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The beginning of the Sisters of Loretto


A hundred and ninety-nine years ago, April 25, 1812, in central Kentucky, the Sisters of Loretto began. Five young women had established a teaching community in two dilapidated log cabins. By day the buildings were a kitchen and school. At night borders slept on the floor of the classroom and the aspirant sisters slept in the loft.

These women, as best we know, were all born in Maryland and moved to Kentucky with their families. To this day, Marion County is a center of Catholic congregations and institutions.

The sisters-to-be petitioned the bishop, through a local priest, Charles Nerinckx, to form a religious community. On this day, April 25, the first three "received the veil" at St. Charles parish church, though they continued to wear their own dresses, being too poor to buy new fabric and the veil may have been a poke bonnet. We don't have photos. On June 29 they elected Ann Rhodes superior. Father Nerinckx said, "You have chosen the youngest," and the sisters responded that "She is the most virtuous." By August they were six.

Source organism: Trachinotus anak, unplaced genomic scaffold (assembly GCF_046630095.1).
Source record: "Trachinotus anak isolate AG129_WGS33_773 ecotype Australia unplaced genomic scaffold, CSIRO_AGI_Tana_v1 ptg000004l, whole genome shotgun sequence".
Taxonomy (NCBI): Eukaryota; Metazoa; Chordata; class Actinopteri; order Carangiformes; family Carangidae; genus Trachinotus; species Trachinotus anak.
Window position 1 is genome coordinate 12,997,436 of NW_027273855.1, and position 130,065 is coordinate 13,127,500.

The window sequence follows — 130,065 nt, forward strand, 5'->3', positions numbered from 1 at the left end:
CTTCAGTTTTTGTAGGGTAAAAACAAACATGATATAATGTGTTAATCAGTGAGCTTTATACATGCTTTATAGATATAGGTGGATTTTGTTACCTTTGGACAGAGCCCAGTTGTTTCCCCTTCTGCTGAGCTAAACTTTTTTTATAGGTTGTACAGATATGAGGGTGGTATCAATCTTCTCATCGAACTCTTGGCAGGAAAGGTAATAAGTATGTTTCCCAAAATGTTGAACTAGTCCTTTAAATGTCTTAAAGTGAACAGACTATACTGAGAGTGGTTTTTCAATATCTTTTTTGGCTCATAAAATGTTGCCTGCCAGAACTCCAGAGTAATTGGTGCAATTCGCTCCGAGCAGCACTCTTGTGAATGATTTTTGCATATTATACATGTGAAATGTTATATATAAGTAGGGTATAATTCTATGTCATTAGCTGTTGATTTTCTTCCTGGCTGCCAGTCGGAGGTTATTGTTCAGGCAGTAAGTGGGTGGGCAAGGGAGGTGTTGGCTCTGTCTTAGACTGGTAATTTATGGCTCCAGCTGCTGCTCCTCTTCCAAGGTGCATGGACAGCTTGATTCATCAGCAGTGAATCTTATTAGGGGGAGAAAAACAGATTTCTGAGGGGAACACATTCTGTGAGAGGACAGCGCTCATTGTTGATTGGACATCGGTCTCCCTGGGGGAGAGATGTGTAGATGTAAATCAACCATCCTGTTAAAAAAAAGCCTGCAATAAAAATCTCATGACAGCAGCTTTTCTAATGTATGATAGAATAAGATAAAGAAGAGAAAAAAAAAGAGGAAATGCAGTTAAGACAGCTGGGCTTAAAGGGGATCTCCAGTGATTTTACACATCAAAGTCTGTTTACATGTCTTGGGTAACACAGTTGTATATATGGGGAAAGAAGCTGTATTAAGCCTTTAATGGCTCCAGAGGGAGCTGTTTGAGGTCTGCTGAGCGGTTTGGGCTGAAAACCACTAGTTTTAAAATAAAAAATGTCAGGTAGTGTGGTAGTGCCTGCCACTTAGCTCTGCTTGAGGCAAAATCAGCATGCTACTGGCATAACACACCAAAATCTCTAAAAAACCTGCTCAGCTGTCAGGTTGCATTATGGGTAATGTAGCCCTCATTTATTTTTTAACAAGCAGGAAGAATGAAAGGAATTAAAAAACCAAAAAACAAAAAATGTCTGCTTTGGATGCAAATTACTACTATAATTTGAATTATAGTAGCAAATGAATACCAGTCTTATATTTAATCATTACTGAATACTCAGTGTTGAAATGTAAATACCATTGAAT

On this day: ???????


On this day, Easter Monday, we do not hear the first word Jesus spoke after his resurrection, because the translators of the New American Bible "the only English-language Lectionary that may be used at Mass in the dioceses of the United States", chose to omit it from Matthew's Gospel. Instead of quoting Jesus' salutation to the women who had just discovered the empty tomb, they simply say he "greeted them".

But in the original Greek, Matthew tells us Jesus said "???????" to the women. Be joying.

Beatification Q&A #1: What's the Rush?


Rome -- Over the course of this week, I’m offering a daily series of questions and answers in the run-up to the beatification of Pope John Paul II on Sunday. Today, we begin with perhaps the single most commonly asked question, both in the media and at the grassroots: What’s the rush? Why is this happening so fast, while other causes sometimes languish for centuries?

An Easter meditation


The Jewish Sabbath is over and three women arrive to anoint Jesus on this first day of the week just as the sun is rising. As the women walk toward the tomb they are saying, “Who will roll away the stone?” (Mark 16:3). We still have the same human question: “Who will roll away the stone of our various blockages and our blindness?”